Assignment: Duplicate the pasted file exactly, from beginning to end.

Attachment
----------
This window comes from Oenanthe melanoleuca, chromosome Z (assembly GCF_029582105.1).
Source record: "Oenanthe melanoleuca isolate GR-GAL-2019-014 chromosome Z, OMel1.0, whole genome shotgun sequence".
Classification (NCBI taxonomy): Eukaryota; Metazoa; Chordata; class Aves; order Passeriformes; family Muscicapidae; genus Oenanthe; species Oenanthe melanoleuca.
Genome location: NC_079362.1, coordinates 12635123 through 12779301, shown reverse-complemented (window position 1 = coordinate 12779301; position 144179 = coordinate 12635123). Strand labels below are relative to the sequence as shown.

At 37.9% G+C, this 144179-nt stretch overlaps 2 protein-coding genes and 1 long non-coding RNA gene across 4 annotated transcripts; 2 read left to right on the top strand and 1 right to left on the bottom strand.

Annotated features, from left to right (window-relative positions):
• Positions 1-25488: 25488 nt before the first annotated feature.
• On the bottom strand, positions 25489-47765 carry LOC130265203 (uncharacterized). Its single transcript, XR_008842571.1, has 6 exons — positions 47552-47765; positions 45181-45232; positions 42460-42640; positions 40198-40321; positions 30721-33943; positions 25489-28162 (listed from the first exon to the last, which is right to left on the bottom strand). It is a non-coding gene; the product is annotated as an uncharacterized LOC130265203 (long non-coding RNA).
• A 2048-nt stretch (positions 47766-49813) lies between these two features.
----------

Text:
This window comes from Oenanthe melanoleuca, chromosome Z (assembly GCF_029582105.1).
Source record: "Oenanthe melanoleuca isolate GR-GAL-2019-014 chromosome Z, OMel1.0, whole genome shotgun sequence".
Classification (NCBI taxonomy): Eukaryota; Metazoa; Chordata; class Aves; order Passeriformes; family Muscicapidae; genus Oenanthe; species Oenanthe melanoleuca.
Genome location: NC_079362.1, coordinates 12635123 through 12779301, shown reverse-complemented (window position 1 = coordinate 12779301; position 144179 = coordinate 12635123). Strand labels below are relative to the sequence as shown.

At 37.9% G+C, this 144179-nt stretch overlaps 2 protein-coding genes and 1 long non-coding RNA gene across 4 annotated transcripts; 2 read left to right on the top strand and 1 right to left on the bottom strand.

Annotated features, from left to right (window-relative positions):
• Positions 1-25488: 25488 nt before the first annotated feature.
• On the bottom strand, positions 25489-47765 carry LOC130265203 (uncharacterized). Its single transcript, XR_008842571.1, has 6 exons — positions 47552-47765; positions 45181-45232; positions 42460-42640; positions 40198-40321; positions 30721-33943; positions 25489-28162 (listed from the first exon to the last, which is right to left on the bottom strand). It is a non-coding gene; the product is annotated as an uncharacterized LOC130265203 (long non-coding RNA).
• A 2048-nt stretch (positions 47766-49813) lies between these two features.